Canada's Liberal government is reaching out to calm fears about a potential free trade deal with China as it continues exploratory talks with the Asian superpower, documents show.
The documents, provided by Global Affairs Canada after an Access to Information request, show the government is confronting long-standing concerns from business and other stakeholders, including issues related to intellectual property rights, transparency, the bulk sale of water and human rights.
But one of Canada's former ambassadors to China, David Mulroney, calls the documents a "sales job."
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The two countries have held several meetings since exploratory talks were formally launched earlier this year.
During that time, the federal government began broad consultations at home, holding meetings with hundreds of stakeholders across the country, according to the documents.
Consultations included businesses, industry associations, academics, labour unions, non-governmental organizations and Indigenous groups.
A summary of the results of these consultations says that while Canadian businesses generally support a potential free trade pact with China, they have some persistent concerns the government concedes will be challenging to address, including questions surrounding issues like non-tariff barriers, technical standards and transparency.
The document goes on to list enforcement of intellectual property in China as difficult, along with concerns over a level playing field with Chinese-state owned enterprises.
Mulroney says he was struck by what was missing in the handout, namely a plan for dealing with China on issues beyond trade, which he argues must be part of Canada's overall approach to the Asian superpower.
"I think it's failing to face up to how big a challenge engaging China is. China is changing day by day under its current president Xi Jingping. It's becoming even more assertive, even more unfriendly to human rights advocates and those who value free speech, " Mulroney told CBC News in an interview.
Mulroney was appointed by former prime minister Stephen Harper in 2009 and left his post in 2012. The ex-diplomat, now at the University of Toronto, is not directly involved in the early trade talks.
"Getting China right is not a trade policy question. It's a really complicated foreign policy question, one that's much more complicated than anything we've dealt with in the past," he added. "And the consultation document gives me no confidence that we've begun thinking along those lines."
A broad range of concerns is outlined in a 35-page question and answer document handed out during the public consultation meetings. Three pages are devoted to human rights concerns in particular.
Under the question, "How does Canada express its concerns about human rights in China?" there are 13 bullet points, including a list of nine instances when Prime Minister Justin Trudeau raised the subject with various Chinese leaders.
Mulroney is critical of this section, calling it a laundry list.
"It's not a strategy, it's just 'don't worry we raise it.' And that's not enough," he said.
The document goes on to say human rights are part of the exploratory talks.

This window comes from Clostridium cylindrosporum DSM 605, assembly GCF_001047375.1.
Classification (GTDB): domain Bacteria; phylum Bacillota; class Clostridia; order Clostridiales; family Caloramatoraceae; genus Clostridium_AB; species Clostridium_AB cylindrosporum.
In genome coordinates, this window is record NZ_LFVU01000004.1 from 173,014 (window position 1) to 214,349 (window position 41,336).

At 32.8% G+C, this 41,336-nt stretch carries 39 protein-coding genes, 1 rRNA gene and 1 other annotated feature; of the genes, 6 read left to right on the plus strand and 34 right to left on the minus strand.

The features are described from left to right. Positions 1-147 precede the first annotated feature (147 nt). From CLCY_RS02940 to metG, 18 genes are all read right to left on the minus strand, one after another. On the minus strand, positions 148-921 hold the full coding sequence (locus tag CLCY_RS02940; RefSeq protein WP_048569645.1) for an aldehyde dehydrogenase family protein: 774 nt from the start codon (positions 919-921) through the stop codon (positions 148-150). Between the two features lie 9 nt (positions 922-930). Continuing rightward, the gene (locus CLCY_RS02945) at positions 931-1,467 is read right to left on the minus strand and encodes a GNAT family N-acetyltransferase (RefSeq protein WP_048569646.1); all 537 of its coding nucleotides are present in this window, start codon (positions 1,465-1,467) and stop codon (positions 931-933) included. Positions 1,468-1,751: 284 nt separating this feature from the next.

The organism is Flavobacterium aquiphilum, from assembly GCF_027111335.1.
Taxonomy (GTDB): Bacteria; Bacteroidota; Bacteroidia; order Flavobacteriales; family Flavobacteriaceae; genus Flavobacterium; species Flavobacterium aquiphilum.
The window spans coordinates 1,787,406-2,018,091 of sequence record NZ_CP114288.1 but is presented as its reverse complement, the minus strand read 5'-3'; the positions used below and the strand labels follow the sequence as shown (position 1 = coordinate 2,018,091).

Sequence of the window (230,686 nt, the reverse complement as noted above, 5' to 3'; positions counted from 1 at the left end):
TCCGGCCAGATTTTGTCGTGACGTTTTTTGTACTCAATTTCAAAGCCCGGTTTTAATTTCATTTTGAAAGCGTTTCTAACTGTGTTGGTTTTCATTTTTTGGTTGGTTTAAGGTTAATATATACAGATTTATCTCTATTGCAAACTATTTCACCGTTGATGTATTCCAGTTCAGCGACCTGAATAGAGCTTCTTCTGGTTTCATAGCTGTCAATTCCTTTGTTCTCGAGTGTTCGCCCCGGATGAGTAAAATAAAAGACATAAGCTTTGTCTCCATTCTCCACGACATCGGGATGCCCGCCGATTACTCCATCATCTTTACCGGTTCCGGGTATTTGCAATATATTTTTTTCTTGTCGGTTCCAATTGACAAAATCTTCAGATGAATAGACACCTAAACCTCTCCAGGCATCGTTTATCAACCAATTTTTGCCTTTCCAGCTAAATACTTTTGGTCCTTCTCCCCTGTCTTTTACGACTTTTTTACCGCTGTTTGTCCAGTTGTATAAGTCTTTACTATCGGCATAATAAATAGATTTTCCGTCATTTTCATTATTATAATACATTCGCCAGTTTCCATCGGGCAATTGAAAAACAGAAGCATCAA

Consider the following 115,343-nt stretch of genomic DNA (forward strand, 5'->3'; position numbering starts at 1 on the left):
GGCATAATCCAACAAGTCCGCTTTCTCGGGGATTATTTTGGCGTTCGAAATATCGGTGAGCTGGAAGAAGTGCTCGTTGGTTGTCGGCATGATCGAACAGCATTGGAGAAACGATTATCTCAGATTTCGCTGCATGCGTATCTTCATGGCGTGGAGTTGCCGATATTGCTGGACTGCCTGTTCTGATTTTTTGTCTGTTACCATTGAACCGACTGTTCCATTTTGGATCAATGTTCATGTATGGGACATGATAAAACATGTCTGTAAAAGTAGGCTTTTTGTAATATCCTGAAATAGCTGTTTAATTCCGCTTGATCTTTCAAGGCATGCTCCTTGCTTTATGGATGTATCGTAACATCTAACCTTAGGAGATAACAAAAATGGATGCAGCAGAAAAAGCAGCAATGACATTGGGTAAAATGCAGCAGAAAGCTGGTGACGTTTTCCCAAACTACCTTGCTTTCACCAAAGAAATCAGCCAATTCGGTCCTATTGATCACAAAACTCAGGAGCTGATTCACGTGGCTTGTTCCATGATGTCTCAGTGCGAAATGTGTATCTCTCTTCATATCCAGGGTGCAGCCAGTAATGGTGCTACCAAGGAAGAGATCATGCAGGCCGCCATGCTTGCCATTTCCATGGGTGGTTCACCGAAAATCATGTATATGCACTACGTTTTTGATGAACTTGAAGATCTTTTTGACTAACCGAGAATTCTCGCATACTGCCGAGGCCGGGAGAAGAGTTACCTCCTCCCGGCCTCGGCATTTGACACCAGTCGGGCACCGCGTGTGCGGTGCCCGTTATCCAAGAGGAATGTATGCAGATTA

"Our ongoing exploratory discussions seek to clarify how Canada and China may be able to work together toward a progressive 21st century trade agreement," the document reads.
That "progressive" language is a new catch phrase of the Trudeau government, showing up in speeches and official releases related to most of the trade negotiations Canada's engaging in around the world, including the renegotiation of the North American Free Trade Agreement next month.
The final page outlines how the government defines a progressive trade agreement: one that includes "strong provisions" in areas such as labour, environment and gender.
But Mulroney argues those are not likely in any trade deal with China.
"That's a real stretch. That's a real long shot," he said. "That's substituting hopes and aspirations for a solid plan."
Boon for agriculture?
As well as addressing these concerns, the document also points to potential opportunities that might result from a free trade agreement with China, including in agriculture and agri-food products.
China has a growing demand for agricultural commodities, but its current tariffs are high. Canadian wheat imports face a 65 per cent levy, for example.
Mulroney says the documents look like a blueprint for a deal with another country such as India or elsewhere, not China.
"It was very much what you'd expect for a slightly controversial free trade agreement with any country that has some industrial capacity that might threaten Canada's own. It didn't betray the kind of deeper thinking and fresher thinking that I think it required."
The handout does shed some light on the question of when the government will decide if it will move ahead with formal free trade talks.
While there is no preset number of exploratory talks, the government wants to update Canadians before its first mandate ends in October 2019.
In a statement emailed to CBC News, Chantal Gagnon, a spokesperson for International Trade Minister François-Philippe Champagne, said promoting human rights and a rules-based approach to Canada's engagement with China are integral to the government's foreign policy.
Dismissing the "enormous potential" of China's market for Canada's middle class is "unrealistic, nor is it a plan to grow the economy or engage this burgeoning region," she wrote.
Canadians expect the government to engage China "with our eyes wide open to the challenges," she wrote. "We are doing just that."